Women and male allies from across rail, aviation international, transport and maritime have joined forces to learn from each other, and drive progress on diversity and inclusion.
Following their first summit during London International Shipping Week (15th September), the industries have agreed to regular dialogue and yearly meetings on gender equality focusing on progression and retention, careers, mental health and ethnicity and race.
Led by Maritime UK, this marks the UK’s first cross-sector dialogue on gender equality in transport, recognising the obstacles and opportunities in common between industries.
This follows Maritime UK’s efforts on diversity during London International Shipping Week (13-17th September), who have also established an annual ‘Pride in Maritime’ day, starting on 28th February next year. The day will coincide with LGBT+ History Month and celebrate the sector’s LGBT+ community and challenge traditional stereotypes about the industry.
Sarah Kenny, Chair of Maritime UK, said: “As one of the most global of industries, we must continue our progress on diversity to reflect the world we serve.
“And on our path towards net zero, digitalisation and automation, our sector needs skills from every background, and every walk of life.
“This is why our diversity programme is so crucial, making the industry a home for everybody, and smashing stereotypes, so all can see the opportunities that could await them in maritime.”
Robert Courts, Maritime Minister said: “Diversity is key to the success of any industry and as we move towards a new era of autonomous transport and green technology, innovative and fresh ways of thinking are more important than ever.
“Building on the vision set out in our Maritime 2050 strategy, it’s right that the maritime sector, one of Britain’s oldest and most well-loved industries, is leading the charge on a new chapter of inclusion and diversity in transport.”
Maritime UK’s diversity programme during London International Shipping Week (LISW) saw diversity and inclusion summits held on each day.
Kicking off with a hybrid event on ‘how to make maritime more welcoming to LGBT+’, leaders from the International Transport Workers’ Federation, Shipowners’ Club, and Honourable Company of Master Mariners, were among those who joined the Maritime UK’s Pride in Maritime Network on board HQS Wellington, a WWII Merchant Navy vessel moored on the Thames.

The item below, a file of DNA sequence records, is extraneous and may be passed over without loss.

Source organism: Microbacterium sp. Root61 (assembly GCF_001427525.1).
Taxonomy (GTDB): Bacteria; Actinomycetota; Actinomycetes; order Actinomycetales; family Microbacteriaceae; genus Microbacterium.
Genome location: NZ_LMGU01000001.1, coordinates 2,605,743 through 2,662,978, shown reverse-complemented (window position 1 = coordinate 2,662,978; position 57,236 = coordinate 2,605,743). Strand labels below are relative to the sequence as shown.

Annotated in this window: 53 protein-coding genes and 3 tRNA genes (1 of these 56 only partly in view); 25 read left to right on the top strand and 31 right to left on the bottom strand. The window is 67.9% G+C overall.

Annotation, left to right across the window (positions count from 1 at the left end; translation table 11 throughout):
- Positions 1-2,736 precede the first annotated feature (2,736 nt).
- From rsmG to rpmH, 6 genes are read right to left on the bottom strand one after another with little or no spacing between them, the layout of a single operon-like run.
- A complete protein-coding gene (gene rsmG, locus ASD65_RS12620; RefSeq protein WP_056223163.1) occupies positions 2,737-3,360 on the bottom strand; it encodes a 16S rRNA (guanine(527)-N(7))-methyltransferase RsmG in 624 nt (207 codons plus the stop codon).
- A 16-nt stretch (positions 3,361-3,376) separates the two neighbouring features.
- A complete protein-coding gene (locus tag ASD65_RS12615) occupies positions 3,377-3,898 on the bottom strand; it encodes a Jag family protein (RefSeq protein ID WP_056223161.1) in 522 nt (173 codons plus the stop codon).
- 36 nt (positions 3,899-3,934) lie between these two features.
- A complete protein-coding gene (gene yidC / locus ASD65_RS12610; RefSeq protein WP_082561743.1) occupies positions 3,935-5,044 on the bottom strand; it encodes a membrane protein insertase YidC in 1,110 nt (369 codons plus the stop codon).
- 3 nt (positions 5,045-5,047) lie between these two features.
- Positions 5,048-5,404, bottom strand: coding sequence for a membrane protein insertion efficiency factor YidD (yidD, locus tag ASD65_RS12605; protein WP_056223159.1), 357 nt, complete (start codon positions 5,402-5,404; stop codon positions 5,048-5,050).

They agreed to hold the inaugural ‘Pride in Maritime’ day and discussed new policies and toolkits to support LGBT+ employees.
This was followed by a roundtable on Tuesday, focusing on how organisations in maritime can ‘call out, call in and call on’ in support of ethnic minorities in the industry.
Nus Ghani MP, the former maritime minister, introduced the event for women held the next day, which marked the first combined gathering of the leaders of Women in Rail, Women in Aviation, Women in Transport and Women in Maritime, where all agreed to maintain regular dialogues and hold yearly summits.
Thursday saw Mark O’Neil, the CEO of Columbia Shipmanagement, calling for people to be treated as the industry’s prime asset during Maritime UK’s mental health and wellbeing event, with culture changes needed across the industry to safeguard workers both onshore and offshore.
And Friday’s session brought together the week’s discussions, with leaders across the sector including Richard Clayton, Chief Correspondent at Lloyd’s List and Susan Thomson, Head of Operations at BP Oil International, reflecting on the themes of the week.
All agreed leaders across the industry must make themselves accountable on diversity, and that while considerable progress has been made, there is plenty more to be done.
Chrissie Clarke, Head of Diversity and Operations at Maritime UK, said: “Eighteen months on from the beginning of the Diversity in Maritime programme, the industry can be proud of the progress that has since been made and we grateful to the continued support from the Department of Transport and our sponsors
“But as we heard during London International Shipping Week, there is much more that needs doing.
“By coming together, more often, through conversations and learning from our shared experiences – even from different industries – we can break down barriers and make a difference to maritime.”